A decade ago I visited Panmure Island cemetery and only today can I tell you the story without breaking out into a cold sweat.
The picture in the Guardian reminded me of that visit to the Panmure Island graveyard. Back then, the road in the picture was less than a path in the woods, grown over from decades of neglect.
Panmure Island was always mysterious. It was sparsely populated. At night it gets black as coal and the ghosts are out.
Martha Graham, my mother-in-law now deceased, told me the safest way to the graveyard, which dates from the 1800’s, was along the beach.
Martha baked the best apple, lemon and blueberry pies which has nothing do with this story but everything to do with why I was in Murray Harbour North that day.
Martha was born and brought up on the island and knew its stories and ghosts. In the 1980’s I satisfied my curiosity taking the beach route. The graveyard is on a point of land at the end of the island in St. Mary’s Bay. I found it easily with Martha’s instructions.
The headstones of Island sandstone were embedded in the earth, most were not vertical.
Time had worn off the engravings and what you could read was pretty vague. Still it was exciting to find it.
Inside the cemetery surrounded by the trees was an ethereal peace. I sat on a rock and contemplated the place and who might be buried here.
A decade later on a hot August day I drove up to the path. This might be the day to proceed directly along the road to the cemetery, even though Martha said it was not easy to find by the road. I had an SUV then but it wasn’t going anywhere.
My sons started out walking with me but they turned around when the mosquitoes started biting. I laughed them off and kept pressing forward.
The brush on the road seemed thicker and the mosquitoes were getting peskier. What’s a sub-gram insect to a human? They can’t conquer me. I kept walking in the heat into the dampness of that swamp. It felt like the heart of darkness.
Constant swatting was having no effect. I entered a zone of solid, flying insects. However, I was a man and no bugs would stop me.
In between flailing arms and hands, it dawned on me that I was breathing them in. They were inside my ears, nose, and mouth, down my shirt, in my eyes and on my eye lids. I panicked. I couldn’t take it anymore.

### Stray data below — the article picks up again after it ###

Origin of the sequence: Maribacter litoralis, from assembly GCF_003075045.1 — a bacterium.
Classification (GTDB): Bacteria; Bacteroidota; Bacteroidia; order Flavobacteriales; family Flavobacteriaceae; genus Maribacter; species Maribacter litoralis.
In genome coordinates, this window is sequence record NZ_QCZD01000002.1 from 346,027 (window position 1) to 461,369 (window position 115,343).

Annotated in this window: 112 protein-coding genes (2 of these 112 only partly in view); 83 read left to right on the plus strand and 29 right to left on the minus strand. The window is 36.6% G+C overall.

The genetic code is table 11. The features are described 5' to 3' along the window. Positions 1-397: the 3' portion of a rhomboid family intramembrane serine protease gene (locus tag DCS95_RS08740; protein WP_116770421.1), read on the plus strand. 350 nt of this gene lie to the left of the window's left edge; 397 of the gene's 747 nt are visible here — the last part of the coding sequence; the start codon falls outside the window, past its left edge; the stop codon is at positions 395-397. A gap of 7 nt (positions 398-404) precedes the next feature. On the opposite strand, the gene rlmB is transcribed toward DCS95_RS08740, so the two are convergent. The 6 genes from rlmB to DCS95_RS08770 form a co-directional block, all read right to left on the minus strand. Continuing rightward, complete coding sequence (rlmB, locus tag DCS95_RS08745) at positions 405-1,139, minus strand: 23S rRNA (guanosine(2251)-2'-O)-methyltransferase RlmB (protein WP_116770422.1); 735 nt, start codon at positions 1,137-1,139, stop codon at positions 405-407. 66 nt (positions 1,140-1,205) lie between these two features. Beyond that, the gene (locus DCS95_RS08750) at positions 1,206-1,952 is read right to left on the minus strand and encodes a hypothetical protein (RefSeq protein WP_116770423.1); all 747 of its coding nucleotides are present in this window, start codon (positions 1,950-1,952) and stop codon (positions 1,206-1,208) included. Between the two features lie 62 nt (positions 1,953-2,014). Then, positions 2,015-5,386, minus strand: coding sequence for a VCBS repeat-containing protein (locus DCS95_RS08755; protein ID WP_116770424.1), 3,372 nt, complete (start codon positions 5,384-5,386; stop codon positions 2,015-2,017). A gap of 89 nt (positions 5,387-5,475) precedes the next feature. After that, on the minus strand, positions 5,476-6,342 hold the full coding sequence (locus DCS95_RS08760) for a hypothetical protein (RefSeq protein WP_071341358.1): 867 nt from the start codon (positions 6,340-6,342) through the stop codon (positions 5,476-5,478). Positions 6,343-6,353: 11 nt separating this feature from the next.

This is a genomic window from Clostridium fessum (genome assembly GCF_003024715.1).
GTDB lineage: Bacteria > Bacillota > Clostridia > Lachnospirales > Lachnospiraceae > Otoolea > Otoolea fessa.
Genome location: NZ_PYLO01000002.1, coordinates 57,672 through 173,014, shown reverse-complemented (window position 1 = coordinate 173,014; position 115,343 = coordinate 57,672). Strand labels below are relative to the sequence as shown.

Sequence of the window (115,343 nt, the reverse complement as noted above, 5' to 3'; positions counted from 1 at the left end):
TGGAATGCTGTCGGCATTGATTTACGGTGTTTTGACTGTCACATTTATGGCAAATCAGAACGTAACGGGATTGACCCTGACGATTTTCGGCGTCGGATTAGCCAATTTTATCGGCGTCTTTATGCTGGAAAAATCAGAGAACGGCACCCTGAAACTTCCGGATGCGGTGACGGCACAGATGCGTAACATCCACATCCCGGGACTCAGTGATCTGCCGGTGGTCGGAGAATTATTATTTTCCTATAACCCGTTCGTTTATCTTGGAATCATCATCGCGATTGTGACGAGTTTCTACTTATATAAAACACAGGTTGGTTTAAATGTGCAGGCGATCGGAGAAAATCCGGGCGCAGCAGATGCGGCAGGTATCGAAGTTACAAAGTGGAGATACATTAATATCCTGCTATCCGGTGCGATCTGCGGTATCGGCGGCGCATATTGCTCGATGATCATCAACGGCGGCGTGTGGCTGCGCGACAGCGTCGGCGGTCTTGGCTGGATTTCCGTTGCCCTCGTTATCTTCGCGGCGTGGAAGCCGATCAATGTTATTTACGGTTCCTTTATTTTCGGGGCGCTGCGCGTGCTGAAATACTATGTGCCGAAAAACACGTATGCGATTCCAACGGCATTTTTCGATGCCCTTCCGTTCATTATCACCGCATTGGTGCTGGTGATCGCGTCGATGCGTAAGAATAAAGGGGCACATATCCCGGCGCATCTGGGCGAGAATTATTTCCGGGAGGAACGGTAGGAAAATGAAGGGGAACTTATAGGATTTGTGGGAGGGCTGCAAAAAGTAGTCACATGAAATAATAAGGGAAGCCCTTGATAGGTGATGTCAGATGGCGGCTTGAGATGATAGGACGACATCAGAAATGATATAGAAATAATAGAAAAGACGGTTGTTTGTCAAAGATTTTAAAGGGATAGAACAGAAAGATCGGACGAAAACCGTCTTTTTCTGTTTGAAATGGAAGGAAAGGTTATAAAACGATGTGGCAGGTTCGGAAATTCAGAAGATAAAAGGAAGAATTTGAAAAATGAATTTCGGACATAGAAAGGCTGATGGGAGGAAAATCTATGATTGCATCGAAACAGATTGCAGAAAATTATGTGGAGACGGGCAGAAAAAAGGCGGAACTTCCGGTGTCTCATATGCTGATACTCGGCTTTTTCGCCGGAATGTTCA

Turning right 90 degrees, I set off in a mad dash across some fallen spruce trees. No hurdles in the Olympics could pose a more formidable obstacle in the race to the beach.
The black dead branches were like soothing balms wiping the bugs off my arms and head. Underfoot were even more dead branches that grabbed each foot and held it fast.
I can’t really run, it’s like a fast walk in three steps – one, two, hop – not pretty. That day I became an Olympic athlete in an instant. An attempt to jump over a spruce tree hurdle resulted in severe pain in the groin. I landed in a clump on the other side and the damn bugs were on me again.
Pain or not, I jumped up and headed across no man’s land and bolted for the beach. I could see it through swollen eyes. Bloodied and bruised I threw myself across the last tree and onto the beach.
Throwing my sneakers off, I ran head first into St. Mary’s Bay and dunked under the cold water to elude the pursuing enemy. Coming up for air, I looked and the devils were gone.
In their place was an elderly couple walking their dog. They gave me the oddest look. I smiled wanly and searched for my shoes.
I sat on the beach and sunned for a few minutes until they disappeared around a corner.
Even though I could see the cemetery, I had no heart to enter the woods again to battle the mosquitoes. Perhaps one would return another day.
Back at the truck, the boys were doubled over in laughter. They had heard my blood curdling screams from the deep woods and imagined Panmure Island’s ghosts were awake in the heat of the afternoon.
No use telling them my story so I saved it for you.
Originally published August 18, 2008